The list could probably go on forever..Because it is scary to grow up not knowing where your life will lead you next. But on the other hand it is exciting because you are starting a brand new chapter..
I’ve already written about my ambition to study physiotherapy, either in Trondheim or Oslo.
I have more security with moving to Oslo, but recent events have made Trondheim appeal to me in a very different way, and sadly that is all I can say on that matter right now.. Also importantly Trondheim is only 1 1/2 hour away on the train from my friends back home.
However, after participating at the Ansa UK annual meeting, I slowly realised how much studying abroad has meant and always will mean to me. I’m struggling with accepting that this might not be happening for me again, that my time in my “new home” is limited to about 3 more months and then it’s over. It probably scare me way more than it should, the thought of moving back to Norway and readjust myself into a now new society. I don’t know how to live in Norway. Call me silly, but a part of me will always belong to Wolverhampton and a part of me will always belong to Auckland, is there enough left of me to fit in in a Norwegian student society in Norway?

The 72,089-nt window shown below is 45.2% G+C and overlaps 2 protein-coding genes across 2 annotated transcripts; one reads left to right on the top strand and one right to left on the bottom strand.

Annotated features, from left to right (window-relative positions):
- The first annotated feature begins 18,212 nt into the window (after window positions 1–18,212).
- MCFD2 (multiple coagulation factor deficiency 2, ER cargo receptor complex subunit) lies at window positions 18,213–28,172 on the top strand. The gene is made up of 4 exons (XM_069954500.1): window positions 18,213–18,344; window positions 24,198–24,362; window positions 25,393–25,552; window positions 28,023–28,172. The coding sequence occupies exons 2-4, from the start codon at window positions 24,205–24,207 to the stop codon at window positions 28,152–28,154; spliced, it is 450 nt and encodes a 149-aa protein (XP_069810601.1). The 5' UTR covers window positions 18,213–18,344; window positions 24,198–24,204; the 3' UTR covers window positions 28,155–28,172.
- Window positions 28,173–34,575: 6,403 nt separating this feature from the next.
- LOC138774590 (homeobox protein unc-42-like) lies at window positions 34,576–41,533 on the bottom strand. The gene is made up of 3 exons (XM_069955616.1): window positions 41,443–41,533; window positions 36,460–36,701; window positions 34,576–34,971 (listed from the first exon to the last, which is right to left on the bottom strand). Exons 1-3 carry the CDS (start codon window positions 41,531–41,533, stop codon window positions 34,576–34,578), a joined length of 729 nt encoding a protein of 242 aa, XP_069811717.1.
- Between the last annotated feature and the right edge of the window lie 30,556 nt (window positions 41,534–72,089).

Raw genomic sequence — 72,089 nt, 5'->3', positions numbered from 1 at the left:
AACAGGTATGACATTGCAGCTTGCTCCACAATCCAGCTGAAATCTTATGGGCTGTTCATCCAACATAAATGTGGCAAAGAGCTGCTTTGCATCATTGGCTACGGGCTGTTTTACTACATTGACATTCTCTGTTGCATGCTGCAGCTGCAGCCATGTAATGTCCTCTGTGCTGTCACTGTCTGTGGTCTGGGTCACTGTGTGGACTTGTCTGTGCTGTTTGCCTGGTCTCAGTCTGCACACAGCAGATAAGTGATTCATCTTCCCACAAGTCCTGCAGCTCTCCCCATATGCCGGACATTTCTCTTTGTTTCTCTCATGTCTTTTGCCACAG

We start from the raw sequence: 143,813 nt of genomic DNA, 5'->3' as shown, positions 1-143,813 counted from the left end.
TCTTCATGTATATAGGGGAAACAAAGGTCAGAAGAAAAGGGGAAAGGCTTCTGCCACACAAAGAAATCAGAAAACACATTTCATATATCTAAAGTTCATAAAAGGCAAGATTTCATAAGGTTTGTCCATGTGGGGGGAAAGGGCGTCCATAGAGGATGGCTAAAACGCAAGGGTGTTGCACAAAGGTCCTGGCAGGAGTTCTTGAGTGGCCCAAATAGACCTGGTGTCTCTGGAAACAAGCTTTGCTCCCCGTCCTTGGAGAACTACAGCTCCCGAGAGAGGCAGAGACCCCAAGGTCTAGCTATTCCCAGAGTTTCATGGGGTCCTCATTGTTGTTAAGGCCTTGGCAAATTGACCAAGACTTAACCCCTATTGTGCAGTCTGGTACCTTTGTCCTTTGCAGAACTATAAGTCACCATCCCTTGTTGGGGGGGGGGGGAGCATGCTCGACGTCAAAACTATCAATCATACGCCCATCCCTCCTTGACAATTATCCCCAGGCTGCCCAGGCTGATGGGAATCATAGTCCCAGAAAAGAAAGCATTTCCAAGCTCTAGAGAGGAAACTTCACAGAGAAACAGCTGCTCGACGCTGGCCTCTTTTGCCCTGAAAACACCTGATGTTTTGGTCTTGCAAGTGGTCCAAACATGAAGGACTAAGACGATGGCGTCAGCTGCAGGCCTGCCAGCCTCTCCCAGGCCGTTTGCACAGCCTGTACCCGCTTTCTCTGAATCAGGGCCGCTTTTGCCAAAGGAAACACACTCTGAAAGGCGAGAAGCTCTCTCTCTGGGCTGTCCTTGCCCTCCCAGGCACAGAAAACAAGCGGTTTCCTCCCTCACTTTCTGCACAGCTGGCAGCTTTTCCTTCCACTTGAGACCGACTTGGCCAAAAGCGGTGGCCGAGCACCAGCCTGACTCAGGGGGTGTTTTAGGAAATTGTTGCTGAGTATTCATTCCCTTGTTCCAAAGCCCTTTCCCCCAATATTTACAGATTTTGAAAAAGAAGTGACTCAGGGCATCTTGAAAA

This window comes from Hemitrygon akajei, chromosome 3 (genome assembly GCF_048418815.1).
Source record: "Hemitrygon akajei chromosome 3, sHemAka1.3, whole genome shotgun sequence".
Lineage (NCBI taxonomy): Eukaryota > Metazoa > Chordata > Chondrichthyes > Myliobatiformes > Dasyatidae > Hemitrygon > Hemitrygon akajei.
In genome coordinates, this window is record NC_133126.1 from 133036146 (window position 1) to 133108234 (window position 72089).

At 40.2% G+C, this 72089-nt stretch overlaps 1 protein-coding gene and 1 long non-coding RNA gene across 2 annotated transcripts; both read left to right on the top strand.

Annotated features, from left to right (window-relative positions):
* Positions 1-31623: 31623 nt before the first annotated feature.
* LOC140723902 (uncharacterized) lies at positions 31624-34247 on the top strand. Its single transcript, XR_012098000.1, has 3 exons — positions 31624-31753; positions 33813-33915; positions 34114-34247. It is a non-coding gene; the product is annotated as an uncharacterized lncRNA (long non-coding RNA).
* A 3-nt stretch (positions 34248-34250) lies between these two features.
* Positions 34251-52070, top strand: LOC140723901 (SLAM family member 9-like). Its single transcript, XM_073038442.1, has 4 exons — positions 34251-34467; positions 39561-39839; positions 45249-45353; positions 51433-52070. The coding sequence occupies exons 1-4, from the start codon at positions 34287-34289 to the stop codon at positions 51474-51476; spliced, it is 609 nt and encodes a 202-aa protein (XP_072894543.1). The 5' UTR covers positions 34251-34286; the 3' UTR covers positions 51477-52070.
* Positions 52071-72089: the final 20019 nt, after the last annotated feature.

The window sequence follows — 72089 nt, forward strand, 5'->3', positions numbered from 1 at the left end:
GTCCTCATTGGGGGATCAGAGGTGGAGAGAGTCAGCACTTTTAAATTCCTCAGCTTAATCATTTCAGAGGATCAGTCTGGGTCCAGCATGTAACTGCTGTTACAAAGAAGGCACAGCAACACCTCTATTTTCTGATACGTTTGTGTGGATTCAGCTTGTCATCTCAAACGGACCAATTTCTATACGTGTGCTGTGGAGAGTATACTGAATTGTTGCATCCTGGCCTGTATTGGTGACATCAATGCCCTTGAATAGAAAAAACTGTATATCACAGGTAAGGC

I’ve found several schools abroad that offer physiotherapy of course, I mean being who I am, I’m bound to do some research, the big question is, the financing, I don’t think I could or should allow myself to double my already massive student loan, trying to forget that a little while though as I did some research and found three universities abroad that appealed more to me than any other..
In Australia, which would be a brand new country (for me), I found Queensland University of Technology. and they offer something more than just physiotherapy, it is called a bachelor of exercise and movement science and it is only 3 years.
Then there’s AUT in New Zealand, my old university, in the city I miss, with people I miss.
And it is renowned to be one of the most advanced degrees in the world, and there’s a shortage of physiotherapists in New Zealand. However like most UK physio degrees it is 4 years, 4 expensive years.
In the UK I’ve found a couple, for example the University of East London, it offers a 3 years course, and probably 1 year of practice like in Norway. And there’s Queen Margaret University in Edinburgh, where the lovely Astrid lives, and I already know someone halfway through his degree there.
As I’ve mentioned the money is probably the biggest issue here.. I’ve looked at Kilroy Education and they suggest something called Study Abroad, which is 1-2 semesters abroad, so maybe if I get accepted here in Norway it would be a good thing to try and negotiate, and maybe I can go almost anywhere I want to in the world, even if it is just for another 6 months.. that will probably end up being my lifeline..
anyway, I am not going to bore you anymore, I don’t blame you if you didn’t actually read the whole thing either, lots of text and no picture, not the ideal blog entry.
But these are some of the things that keep clogging up my mind and they needed to come out somewhere.
It would also help if any of you are sitting on similar experiences, if you have dealt with facing something you didn’t feel ready for, or if you have actually dealt with the same situation where you are moving back after a long time away and are worried about fitting in again.